When you have a big problem, you need an even bigger solution. At the end of the basketball season my senior year of high school, I tore a ligament in my right foot. It was a really small injury, but the consequences were devastating. Two weeks before our District Tournament, I could barely walk from my bed to the bathroom. The easy solution was surgery. A couple months after surgery, I would be as good as new. But that solution didn’t solve the biggest problem I had. I wanted to play in the postseason.
I visited a physical therapist who had a crazy idea. He believed he could create an insert for my shoe that would relieve pressure from one side of my foot allowing me to play, as long as I could endure the pain. Was it the safest solution? Probably not. But I would have done anything to play for championships. In the end, he successfully created an insert that allowed me to play. There was no way I should have been able to play in two weeks, but his solution was far greater than my problem.
Our condition before God in sin is a major problem. Not only are we guilty of sin because of our union with Adam, but we commit millions of sins in our lifetime. It makes total sense for us to receive judgment from God because of even one sin. But in Christ we receive a gift of righteousness credited to our account despite the mountain of sin we have recorded. This is grace unimaginable. One writer said God’s grace in the gospel is a “miracle of miracles, utterly beyond human comprehension.”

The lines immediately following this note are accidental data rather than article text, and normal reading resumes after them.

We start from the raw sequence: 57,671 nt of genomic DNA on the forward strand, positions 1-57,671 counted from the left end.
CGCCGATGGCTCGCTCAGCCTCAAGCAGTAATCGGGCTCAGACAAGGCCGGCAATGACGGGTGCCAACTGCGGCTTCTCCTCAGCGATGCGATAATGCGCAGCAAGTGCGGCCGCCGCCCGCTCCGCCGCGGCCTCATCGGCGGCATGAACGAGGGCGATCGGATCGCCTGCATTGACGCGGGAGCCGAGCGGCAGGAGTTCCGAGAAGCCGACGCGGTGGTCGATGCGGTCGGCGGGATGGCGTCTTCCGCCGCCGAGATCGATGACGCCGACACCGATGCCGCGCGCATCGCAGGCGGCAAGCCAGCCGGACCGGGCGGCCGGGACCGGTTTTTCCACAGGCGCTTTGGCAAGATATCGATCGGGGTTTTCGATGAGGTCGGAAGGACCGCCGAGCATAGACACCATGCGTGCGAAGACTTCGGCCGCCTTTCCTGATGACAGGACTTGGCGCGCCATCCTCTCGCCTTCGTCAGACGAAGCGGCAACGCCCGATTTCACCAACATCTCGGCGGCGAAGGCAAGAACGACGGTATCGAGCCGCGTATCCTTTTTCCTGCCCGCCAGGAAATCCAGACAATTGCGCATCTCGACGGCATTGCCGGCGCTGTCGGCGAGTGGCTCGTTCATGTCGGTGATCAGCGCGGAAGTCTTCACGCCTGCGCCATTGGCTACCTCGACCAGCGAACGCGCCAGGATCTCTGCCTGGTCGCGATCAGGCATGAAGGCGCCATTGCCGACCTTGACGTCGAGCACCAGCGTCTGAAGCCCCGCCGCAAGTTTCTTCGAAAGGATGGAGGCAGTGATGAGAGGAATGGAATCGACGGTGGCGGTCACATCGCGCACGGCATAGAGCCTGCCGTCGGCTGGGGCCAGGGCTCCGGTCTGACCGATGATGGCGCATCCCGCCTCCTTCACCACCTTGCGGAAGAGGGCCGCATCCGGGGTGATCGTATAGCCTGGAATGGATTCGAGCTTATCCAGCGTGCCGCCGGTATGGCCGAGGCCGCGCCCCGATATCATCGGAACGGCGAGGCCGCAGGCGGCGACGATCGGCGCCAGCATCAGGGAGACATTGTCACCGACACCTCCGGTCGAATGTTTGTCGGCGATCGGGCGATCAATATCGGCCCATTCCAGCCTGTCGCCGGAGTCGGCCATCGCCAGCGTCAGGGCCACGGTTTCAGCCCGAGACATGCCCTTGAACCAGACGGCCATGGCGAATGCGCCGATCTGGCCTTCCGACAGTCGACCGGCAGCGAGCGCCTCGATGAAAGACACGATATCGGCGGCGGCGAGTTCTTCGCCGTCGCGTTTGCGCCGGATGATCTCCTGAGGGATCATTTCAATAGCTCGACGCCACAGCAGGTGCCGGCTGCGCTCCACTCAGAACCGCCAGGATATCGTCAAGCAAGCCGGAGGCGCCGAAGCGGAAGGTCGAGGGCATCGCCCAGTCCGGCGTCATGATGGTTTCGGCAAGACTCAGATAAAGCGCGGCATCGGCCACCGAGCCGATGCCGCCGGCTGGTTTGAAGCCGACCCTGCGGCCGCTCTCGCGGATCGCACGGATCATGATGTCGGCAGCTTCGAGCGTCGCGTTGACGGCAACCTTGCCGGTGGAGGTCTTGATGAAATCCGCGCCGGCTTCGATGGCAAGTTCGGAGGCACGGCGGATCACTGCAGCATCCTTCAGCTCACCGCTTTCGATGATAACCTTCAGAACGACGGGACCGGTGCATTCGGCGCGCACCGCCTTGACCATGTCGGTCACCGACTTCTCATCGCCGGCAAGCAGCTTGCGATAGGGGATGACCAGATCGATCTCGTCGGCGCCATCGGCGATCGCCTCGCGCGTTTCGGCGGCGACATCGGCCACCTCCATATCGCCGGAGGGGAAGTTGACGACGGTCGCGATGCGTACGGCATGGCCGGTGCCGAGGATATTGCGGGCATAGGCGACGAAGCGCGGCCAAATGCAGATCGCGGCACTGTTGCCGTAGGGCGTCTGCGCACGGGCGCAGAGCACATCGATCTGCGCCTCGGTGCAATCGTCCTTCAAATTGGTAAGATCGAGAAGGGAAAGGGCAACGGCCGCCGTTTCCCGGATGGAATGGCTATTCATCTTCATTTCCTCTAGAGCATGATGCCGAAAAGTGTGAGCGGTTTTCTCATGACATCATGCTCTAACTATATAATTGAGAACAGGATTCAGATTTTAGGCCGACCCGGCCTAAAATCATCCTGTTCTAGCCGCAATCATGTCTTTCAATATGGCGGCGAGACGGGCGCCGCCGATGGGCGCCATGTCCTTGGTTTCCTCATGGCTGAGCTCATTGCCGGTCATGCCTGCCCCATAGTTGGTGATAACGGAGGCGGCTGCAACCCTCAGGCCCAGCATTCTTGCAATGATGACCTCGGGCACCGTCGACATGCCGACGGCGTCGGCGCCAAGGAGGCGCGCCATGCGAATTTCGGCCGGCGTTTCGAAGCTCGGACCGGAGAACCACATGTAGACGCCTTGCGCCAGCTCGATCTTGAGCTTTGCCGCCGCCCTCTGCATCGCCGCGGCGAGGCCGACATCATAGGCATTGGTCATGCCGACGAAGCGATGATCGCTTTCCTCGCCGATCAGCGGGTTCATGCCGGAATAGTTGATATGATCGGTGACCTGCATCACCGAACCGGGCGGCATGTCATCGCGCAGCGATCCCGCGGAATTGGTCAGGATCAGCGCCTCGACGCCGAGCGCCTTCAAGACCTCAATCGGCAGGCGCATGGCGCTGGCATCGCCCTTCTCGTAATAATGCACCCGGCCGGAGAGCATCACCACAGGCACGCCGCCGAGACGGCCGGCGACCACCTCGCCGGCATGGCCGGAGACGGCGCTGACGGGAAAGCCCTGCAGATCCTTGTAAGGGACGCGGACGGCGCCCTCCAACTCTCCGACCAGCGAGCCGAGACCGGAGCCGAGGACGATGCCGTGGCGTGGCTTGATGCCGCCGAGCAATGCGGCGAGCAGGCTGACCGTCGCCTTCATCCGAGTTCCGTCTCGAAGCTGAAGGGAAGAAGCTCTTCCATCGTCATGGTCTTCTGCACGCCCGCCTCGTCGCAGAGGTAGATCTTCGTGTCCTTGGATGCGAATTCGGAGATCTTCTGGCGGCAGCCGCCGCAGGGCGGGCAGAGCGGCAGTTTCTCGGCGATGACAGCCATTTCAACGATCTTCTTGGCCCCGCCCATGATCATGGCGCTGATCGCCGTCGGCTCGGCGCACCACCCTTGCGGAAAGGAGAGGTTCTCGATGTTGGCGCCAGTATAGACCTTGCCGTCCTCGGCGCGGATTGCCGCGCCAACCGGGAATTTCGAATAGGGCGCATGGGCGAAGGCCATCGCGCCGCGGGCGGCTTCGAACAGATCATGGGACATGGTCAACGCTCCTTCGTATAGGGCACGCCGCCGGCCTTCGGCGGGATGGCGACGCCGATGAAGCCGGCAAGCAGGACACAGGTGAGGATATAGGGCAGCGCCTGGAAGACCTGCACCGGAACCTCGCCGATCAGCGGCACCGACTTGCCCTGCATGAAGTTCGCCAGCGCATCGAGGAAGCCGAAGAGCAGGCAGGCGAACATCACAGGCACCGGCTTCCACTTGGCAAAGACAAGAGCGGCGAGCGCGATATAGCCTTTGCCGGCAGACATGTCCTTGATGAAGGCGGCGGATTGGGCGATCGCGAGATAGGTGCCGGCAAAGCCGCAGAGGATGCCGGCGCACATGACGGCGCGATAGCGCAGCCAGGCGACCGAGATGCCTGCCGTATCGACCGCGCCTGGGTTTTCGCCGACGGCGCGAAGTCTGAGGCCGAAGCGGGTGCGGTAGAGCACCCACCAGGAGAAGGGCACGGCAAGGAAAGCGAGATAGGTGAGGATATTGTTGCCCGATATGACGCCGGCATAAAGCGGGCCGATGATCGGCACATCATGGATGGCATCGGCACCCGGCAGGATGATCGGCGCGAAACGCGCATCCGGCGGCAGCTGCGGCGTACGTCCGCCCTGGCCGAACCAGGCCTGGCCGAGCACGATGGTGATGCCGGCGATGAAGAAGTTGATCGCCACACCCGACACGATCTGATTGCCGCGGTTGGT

The law increases the seriousness of our sin, but “where sin increased, grace abounded all the more.” Sin leads to condemnation and death. Christ sets us free from the chains of sin and death by taking our sin and giving us his righteousness. We are declared righteous before God because of the work of Christ in our place. God’s grace is far greater than his judgment. His judgment followed only one sin. Yet after countless sins, his grace still overflowed in Christ. Problem. Solved.
Mathew Gilbert (B.A. Boyce College) is Associate Pastor for Children and Preschool at The Church at Trace Crossing in Tupelo, MS. He is the author of Come to the Well: 50 Meditations to Fuel Your Joy in God (Westbow Press, 2016). He is an M.Div student at The Southern Baptist Theological Seminary. Mathew is married to his high school sweetheart, Erica. Mathew and Erica live in Tupelo with their sons, Jude and Jack. You can follow him on Twitter @mat_gilbert.